Years ago, I heard how Dad and his father would fill the back of the old pick-up truck with Irish potatoes for market. On the way to town, which was 30 miles away, they would take the longest, roughest road to get there. By the time they got to market, the potatoes had sorted themselves into small, medium and large levels in the bed as the truck had bumped along and the gravity had done its work.
The work of grading the potatoes had taken place during the journey to market.
Often, I think that we always want the smoothest, straightest and quickest way for things to occur, even if the end result is not always achieved. It is that way with the teaching of children. The best learning occurs when there are challenges. As students bump along in the school developmental processes, many things must occur at one time. Morals develop, bodies grow strong, academic awareness expands, values and rules are tested and talents and gifts explored. I would like to think that the bed of our school truck is made from the wood of good homes, faith-based churches and academic learning.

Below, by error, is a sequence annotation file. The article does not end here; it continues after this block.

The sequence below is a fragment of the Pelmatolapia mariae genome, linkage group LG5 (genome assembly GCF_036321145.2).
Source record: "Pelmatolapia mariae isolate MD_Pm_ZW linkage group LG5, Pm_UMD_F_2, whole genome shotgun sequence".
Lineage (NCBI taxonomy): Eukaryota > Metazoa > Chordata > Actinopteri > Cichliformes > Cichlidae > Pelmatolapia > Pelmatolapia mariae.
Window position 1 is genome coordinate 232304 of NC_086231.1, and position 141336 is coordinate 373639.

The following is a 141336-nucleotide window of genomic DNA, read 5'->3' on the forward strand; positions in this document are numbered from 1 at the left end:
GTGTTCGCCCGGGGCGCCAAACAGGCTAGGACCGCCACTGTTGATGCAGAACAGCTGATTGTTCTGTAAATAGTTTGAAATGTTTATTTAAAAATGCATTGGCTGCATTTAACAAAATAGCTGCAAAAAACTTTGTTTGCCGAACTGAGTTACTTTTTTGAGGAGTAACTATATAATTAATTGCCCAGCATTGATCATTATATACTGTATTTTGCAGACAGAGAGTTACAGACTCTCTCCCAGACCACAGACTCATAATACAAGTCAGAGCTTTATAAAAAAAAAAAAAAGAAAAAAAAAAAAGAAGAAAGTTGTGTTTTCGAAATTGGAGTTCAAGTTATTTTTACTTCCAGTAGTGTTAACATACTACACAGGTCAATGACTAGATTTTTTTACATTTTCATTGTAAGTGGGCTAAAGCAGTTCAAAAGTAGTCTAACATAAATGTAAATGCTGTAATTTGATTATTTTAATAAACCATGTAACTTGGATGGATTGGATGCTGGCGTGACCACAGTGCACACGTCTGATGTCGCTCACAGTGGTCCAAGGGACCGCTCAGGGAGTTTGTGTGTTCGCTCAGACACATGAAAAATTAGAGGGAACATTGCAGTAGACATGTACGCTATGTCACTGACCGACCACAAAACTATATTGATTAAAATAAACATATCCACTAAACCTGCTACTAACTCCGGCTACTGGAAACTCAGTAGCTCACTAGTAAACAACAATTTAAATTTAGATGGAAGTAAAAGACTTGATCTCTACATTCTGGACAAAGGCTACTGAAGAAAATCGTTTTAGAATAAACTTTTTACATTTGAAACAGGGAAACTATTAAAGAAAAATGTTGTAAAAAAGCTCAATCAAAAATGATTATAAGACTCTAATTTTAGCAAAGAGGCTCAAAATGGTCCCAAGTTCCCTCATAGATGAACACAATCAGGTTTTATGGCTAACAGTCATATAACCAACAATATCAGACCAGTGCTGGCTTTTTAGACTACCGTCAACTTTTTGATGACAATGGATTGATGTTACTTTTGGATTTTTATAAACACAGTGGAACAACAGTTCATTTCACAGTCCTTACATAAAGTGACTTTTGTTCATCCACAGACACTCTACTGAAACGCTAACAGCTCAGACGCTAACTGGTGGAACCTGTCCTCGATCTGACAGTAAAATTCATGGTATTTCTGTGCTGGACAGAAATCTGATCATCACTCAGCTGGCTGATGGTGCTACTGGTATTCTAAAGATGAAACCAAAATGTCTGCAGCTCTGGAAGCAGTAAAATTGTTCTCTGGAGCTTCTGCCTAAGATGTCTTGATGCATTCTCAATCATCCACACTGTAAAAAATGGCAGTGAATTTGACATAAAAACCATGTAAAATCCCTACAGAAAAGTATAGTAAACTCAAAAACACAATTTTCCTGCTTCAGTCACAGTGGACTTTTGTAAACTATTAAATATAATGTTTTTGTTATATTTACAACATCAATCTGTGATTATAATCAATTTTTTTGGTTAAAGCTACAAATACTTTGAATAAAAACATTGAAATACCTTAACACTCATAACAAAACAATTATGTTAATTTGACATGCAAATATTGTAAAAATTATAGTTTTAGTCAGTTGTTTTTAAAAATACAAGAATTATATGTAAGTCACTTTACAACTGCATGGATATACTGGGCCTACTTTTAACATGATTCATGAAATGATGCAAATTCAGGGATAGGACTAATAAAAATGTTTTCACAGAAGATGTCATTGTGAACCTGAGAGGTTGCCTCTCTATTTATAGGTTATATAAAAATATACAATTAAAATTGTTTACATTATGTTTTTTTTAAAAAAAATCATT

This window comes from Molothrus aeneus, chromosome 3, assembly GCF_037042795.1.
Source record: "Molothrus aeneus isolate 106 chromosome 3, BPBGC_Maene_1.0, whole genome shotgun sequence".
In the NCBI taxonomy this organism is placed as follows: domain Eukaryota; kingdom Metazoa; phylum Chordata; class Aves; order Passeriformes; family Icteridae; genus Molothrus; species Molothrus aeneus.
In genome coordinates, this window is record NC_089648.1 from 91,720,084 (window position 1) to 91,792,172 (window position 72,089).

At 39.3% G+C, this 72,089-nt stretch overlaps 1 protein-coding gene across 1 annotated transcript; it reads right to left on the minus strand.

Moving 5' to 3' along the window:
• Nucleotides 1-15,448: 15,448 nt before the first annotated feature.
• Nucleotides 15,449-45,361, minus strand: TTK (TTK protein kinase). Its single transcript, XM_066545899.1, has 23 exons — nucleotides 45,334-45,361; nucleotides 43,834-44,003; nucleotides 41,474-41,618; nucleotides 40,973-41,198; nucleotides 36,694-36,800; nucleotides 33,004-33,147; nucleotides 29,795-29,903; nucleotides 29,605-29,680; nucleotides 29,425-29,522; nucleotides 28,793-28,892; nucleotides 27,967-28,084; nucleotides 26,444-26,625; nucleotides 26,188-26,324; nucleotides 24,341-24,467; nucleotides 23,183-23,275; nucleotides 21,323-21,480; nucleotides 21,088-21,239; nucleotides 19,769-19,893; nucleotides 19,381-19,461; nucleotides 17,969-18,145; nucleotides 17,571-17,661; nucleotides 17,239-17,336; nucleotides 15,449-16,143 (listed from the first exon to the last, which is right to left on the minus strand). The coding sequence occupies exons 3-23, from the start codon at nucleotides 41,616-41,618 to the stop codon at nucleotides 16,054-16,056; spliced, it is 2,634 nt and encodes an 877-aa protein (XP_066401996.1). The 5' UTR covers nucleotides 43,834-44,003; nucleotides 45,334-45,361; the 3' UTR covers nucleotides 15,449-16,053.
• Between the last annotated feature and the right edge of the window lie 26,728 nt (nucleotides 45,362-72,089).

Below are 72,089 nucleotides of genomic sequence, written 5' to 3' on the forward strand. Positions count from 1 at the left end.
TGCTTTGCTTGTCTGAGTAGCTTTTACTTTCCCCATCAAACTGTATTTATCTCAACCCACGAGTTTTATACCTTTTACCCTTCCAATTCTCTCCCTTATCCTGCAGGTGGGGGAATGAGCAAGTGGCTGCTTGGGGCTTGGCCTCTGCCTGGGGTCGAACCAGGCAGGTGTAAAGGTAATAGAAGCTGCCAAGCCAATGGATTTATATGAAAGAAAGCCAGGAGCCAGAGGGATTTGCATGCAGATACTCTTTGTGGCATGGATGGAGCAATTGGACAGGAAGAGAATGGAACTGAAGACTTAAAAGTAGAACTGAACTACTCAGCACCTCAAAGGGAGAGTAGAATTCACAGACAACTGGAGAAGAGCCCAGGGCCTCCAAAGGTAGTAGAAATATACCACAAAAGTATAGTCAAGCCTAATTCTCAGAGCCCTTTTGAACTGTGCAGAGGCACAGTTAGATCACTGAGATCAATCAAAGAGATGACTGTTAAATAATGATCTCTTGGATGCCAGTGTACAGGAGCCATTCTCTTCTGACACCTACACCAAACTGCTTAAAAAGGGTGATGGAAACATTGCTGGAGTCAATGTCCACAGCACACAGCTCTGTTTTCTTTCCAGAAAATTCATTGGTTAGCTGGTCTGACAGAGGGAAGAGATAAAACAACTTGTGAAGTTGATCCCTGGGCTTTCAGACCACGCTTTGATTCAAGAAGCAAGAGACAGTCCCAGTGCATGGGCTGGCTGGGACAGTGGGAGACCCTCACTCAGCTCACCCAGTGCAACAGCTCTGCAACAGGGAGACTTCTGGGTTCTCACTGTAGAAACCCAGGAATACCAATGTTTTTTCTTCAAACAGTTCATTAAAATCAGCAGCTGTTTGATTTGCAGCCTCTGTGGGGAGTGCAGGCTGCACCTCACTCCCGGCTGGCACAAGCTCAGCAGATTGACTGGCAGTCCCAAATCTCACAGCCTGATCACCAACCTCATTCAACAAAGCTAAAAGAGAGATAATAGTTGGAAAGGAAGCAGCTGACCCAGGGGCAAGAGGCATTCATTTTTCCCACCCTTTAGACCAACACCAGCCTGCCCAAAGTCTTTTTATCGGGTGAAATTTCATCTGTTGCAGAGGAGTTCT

As our students are bounced along the road of life and these elements of simultaneous events occur, they become sorted into the pathways of their lives. This process of bouncing along the highway makes for strong, well-balances children. It allows for proper, well-rounded development of our students.
As I write this article, I am looking through my window watching the sixth-grade students launch and successfully navigate balloon aircraft which are propelled with hot air. They have designed and constructed these UFOs themselves. Our kids are no dumb spuds here. If anything, their mamas will tell you that the girls are all sweet potatoes and the boys are probably French (freedom) fries. More than anything, though, we need to remember that potatoes have eyes. The late Lewis Grizzard gave a warning to his grandma not to bend over in the garden “cuz them taters have eyes.”
And so do our children.
We must always be mindful of teaching by our example. Lots of little eyes are always watching and learning.
Now, where was I? One potato, two potato, three potato, four … six potato … hmmm. I forgot how this goes.
Dr. Steve Coker is Superintendent of the Houston School District. He can be reached at 456-3332.